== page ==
Roslin, Scotland

11 03 2011

We started out from Musselburgh at about 7 am, bustling to get suitcases repacked and ourselves bundled for the long day.  It was a cold morning, but thankfully no snow for once.  The wind still seemed to be able to find every possible nook and cranny of our outerclothes to be able to tear at our skin.

The drive to Roslin was thankfully away from the evil place called Edinburgh, but there were plenty of roundabouts for me to scream and yell about.

Here, no not here, there, follow that red car, no not that red car, damnit you missed the right turn, no don’t turn off here, just follow it around, get to the inside, no the inside of the circle, fucking roundabouts!

(The above conversation probably happened about ten times a day each day between Glenn and I.  I’ve no idea how the British stay married to one another if they have to ride in a vehicle round a roundabout with one another.  Any more roundabouts and I think we’ll both just amicably file for a divorce.)

The quaint town of Roslin, I don’t think it’s actually considered a city, was very old.  Serene I suppose would be a good description.  The mountains surrounded us all about and little homes on narrow lanes abounded.  We followed Billy’s directions until we saw signs for the Chapel Trust, and we moved along at a small pace til the road began to change to something you might expect cattle to be guided along.  Hardened sod and uneven.

There was a large tour bus in the parking lot and he gave us a number of perplexed looks as we tried to get around him to make our way into the lot.  After parking, he blared the horn at us and shooed us towards a pile of construction materials.  Glenn went up to speak to him and was directed to park near the lumber piles.

We piled back into the car to drive over the small distance and once again park.  The “coach” driver blared his horn again and we thought it wise to not even bother to get out this time as Glenn went once more to get directions.

The parking lot for cars was across the cow path so we relocated a third time and the driver shook his head as if to say stupid Americans as we went past.  We unloaded and absorbed the impressive view of the valley and the staggering mountains around us.  Glenn wandered off to grab a few scenic pictures and we huddled around the car, waiting for the opening time to arrive.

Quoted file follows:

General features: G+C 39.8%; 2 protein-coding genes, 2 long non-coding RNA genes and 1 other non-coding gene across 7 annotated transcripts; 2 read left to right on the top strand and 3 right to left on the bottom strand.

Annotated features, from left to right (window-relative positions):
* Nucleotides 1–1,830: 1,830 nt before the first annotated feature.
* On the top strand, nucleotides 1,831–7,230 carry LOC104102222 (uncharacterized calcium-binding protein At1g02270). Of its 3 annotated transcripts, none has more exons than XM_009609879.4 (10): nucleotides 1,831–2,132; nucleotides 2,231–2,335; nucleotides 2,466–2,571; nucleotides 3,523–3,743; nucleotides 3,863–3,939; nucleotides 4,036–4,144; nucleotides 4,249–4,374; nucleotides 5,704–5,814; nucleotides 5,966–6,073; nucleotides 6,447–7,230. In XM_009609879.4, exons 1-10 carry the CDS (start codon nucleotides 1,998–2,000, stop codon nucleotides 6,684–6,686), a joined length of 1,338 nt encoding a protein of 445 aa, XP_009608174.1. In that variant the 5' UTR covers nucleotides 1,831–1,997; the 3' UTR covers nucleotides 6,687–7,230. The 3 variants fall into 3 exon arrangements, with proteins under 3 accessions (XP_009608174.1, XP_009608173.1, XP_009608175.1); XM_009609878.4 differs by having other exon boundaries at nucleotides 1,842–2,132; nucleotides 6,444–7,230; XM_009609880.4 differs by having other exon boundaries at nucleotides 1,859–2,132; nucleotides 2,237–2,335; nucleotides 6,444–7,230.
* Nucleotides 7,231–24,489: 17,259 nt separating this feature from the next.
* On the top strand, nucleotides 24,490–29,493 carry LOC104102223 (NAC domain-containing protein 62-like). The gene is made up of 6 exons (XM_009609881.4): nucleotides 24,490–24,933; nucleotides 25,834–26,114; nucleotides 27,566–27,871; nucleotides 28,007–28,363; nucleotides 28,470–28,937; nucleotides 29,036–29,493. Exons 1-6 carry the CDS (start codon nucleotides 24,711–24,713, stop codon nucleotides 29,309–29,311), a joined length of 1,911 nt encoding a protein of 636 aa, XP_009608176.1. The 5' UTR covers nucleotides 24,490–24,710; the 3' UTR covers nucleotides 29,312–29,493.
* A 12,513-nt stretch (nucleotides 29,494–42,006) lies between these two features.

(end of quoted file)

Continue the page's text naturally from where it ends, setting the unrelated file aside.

I was surprised at the number of signs posted about thieves operating in the area.  The church was right there!  How could anyone with any convictions at all, dare to rob someone in a church parking lot?!  I cannot adequately explain how surprising this was to me, and still is.

Suddenly, from nowhere, the snow began whipping around and covering everything and us.  Just when I thought we for once would escape its fury.  By the time I finally located my hat and gloves and got the girls to bundle up better – it stopped.

We took our time walking over to the church, which you literally could not see any of without being in their yard, due to the trees and such.  I looked for the scaffolding which would enable us to climb up and see the outside buttresses and roof of this church, as shown on their site.  I couldn’t find them.

Rosslyn Chapel, probably better known nowadays as the church of the Rose Line in the Da Vinci Code book.  But it’s so much more than that.  This church was built by the Sinclair (or St Clair) family from Orkney.  It was constructed entirely of stone and reflects a multitude of religions and beliefs spanning hundreds of years.  There has always been a great deal of mystery about the place – its possible connection to the Templars, the Holy Grail, the heart of Robert the Bruce, the original cross of the Crucifixion…all of which are supposedly buried in some fashion here.

A kindly woman opened the doors and a kleenex of Kayla’s fell out of her pocket, which the lady immediately went to clean up, telling Kayla not to trouble herself with it.  It was very strange to have someone waiting on us in that manner, in America we’d likely have heard an earful from a shop keeper if they saw us littering (even by accident), or at very least mutterings about how kids these days and parents these days and so forth.

The woman advised me that cameras would not be permitted to be used within the chapel, a surprise to me seeing as their website had not noted any such thing and there was a plethora of images online.  We could keep our cameras on our persons, if we would just be certain to be so kind.  Please and thank you.  (Again, not typical of what we would have encountered at any random tourist dive in the US.)

We wandered through their museum first, complete with hands on exhibitions for the kids to test out their restlessness on and it pacified them for a short while.  We then caught a small movie about the attempts to save the chapel before making our way into the gardens.

Breathtaking.  (I know I use that term a lot, but I am at a loss for other words.)

To our right was a burial cross with the representations of the angels of Mercy, Love, Hope, Charity, Kindness, so forth.  On the chapel front were more angelic statues of Justice and Faith and so on.  Then some of the saints looked down on us from their holy cubbies.

The most interesting thing to me at this point was how Christian the exterior of the church was as compared to what I knew would be within.  To the eyes of anyone passing by, they would think it a typical Catholic or Protestant chapel and likely not give it much more of a glance.

(Right or wrong, damn me to hell – at this point I turned on the record feature of the camera around my neck and I began my journey inside – hoping for the best.)